Journal cover Journal topic
Atmospheric Chemistry and Physics An interactive open-access journal of the European Geosciences Union
doi:10.5194/acp-2017-94
© Author(s) 2017. This work is distributed
under the Creative Commons Attribution 3.0 License.
Research article
17 Feb 2017
Review status
This discussion paper is under review for the journal Atmospheric Chemistry and Physics (ACP).
A Livestock Trampling Function for Potential Emission Rate of Wind-blown Dust in a Mongolian Temperate Grassland
Erdenebayar Munkhtsetseg1, Masato Shinoda2, Masahide Ishizuka3, Masao Mikami4, Reiji Kimura5, and George Nikolich6 1School of Applied Sciences and Engineering, National University of Mongolia, Ulaanbaatar, Mongolia
2Graduate School of Environmental Studies, Nagoya University, Nagoya, Japan
3Kagawa University, Takamatsu, Japan
4Meteorological Research Institute, Tsukuba, Japan
5Arid Land Research Center, Tottori University, Tottori, Japan
6Desert Research Institute, Nevada University, Las Vegas, USA
Abstract. Mongolian Grasslands is one of the natural dust source regions and it contributes to anthropogenic dust due to its long tradition of raising livestock. Decades of abrupt changes in a nomadic society necessitate a study on effects of livestock trampling on dust emissions, so that research studies may help maintain sustainable ecosystem and well-conditioned atmospheric environment. For scaling the effect strength of trampling, therefore, we conducted a mini-wind tunnel experiment (by PI-SWERL® device) to measure dust emission fluxes from trampling (at 3 disturbance levels of livestock density, N) and zero trampling (the background level) at test areas in a Mongolian temperate grassland. We found the substantial increase in dust emissions due to the livestock trampling. This positive effect of trampling on dust emissions was persistent throughout all wind friction velocities, u* (varying from 0.44 to 0.82 ms−1). Significantly higher dust loading had occurred after a certain disturbance level has reached by the livestock trampling. Our result suggests that both friction velocity (u*) and disturbance level of livestock density (N) has enormous combinational effect on dust emission from trampling test surface. Furthermore, we successfully developed a livestock trampling function dependant on u* and N. In the livestock trampling function, almost 4 times greater of determinant power for u* than of for N was determined (fL (N, u*) ∼ N1.1u*4). It points that the effect strength of trampling get magnified with an increase in u*, and, therefore dust will emit much as stronger wind prevails at the trampled surfaces. This finding indicates that the effect of trampling can be seen or get into a play in emission when wind is strong. It emphasizes that a better management for livestock allocation coupled with strategies to prevent dust loads is needed, however, there are many uncertainties and assumptions to be improved in this study. The applicability of our result is feasible with a care to other areas beyond the study location.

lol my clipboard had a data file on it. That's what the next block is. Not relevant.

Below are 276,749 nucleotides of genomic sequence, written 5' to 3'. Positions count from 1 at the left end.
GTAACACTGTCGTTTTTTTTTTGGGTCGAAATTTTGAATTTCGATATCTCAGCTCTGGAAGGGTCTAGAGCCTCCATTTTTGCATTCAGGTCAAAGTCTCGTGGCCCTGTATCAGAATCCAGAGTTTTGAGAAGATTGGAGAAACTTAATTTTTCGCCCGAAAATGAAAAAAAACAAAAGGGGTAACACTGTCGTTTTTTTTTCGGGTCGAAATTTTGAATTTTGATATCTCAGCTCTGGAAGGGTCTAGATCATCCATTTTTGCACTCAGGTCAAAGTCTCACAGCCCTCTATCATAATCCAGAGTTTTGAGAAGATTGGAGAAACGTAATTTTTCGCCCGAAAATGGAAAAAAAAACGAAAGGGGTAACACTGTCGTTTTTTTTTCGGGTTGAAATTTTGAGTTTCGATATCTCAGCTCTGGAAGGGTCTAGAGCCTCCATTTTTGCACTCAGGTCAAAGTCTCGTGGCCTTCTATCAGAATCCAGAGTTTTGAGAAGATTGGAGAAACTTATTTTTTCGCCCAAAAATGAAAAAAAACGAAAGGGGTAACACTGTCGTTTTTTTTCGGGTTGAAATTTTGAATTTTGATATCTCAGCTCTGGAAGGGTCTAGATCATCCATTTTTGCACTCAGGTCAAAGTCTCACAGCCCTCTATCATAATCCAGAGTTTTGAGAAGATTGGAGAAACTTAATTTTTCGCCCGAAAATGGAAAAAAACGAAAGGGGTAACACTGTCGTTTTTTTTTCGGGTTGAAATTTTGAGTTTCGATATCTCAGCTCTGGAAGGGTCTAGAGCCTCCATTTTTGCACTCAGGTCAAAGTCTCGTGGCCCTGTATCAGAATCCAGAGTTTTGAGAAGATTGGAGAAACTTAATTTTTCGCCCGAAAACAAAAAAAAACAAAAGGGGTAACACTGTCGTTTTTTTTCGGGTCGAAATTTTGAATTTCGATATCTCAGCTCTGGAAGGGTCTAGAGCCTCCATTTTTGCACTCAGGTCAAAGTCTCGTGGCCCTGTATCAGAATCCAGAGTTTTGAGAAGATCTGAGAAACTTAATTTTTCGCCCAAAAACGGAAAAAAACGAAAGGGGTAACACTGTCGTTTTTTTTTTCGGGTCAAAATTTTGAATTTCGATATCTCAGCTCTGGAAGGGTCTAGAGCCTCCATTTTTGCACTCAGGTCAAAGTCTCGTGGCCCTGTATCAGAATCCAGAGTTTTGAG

Citation: Munkhtsetseg, E., Shinoda, M., Ishizuka, M., Mikami, M., Kimura, R., and Nikolich, G.: A Livestock Trampling Function for Potential Emission Rate of Wind-blown Dust in a Mongolian Temperate Grassland, Atmos. Chem. Phys. Discuss., doi:10.5194/acp-2017-94, in review, 2017.
Erdenebayar Munkhtsetseg et al.
Erdenebayar Munkhtsetseg et al.
Erdenebayar Munkhtsetseg et al.

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Short summary
Using a mini-wind tunnel, dust emission fluxes from trampling and zero trampling at test areas were measured in a Mongolian temperate grassland. We found that effect strength of trampling get magnified with an increase in friction velocity, which indicating that the effect of trampling can be seen or get into a play in emission when wind is strong. Our research finding emphasizes that a better management for livestock allocation coupled with strategies to prevent dust loads is crucial.
Using a mini-wind tunnel, dust emission fluxes from trampling and zero trampling at test areas...
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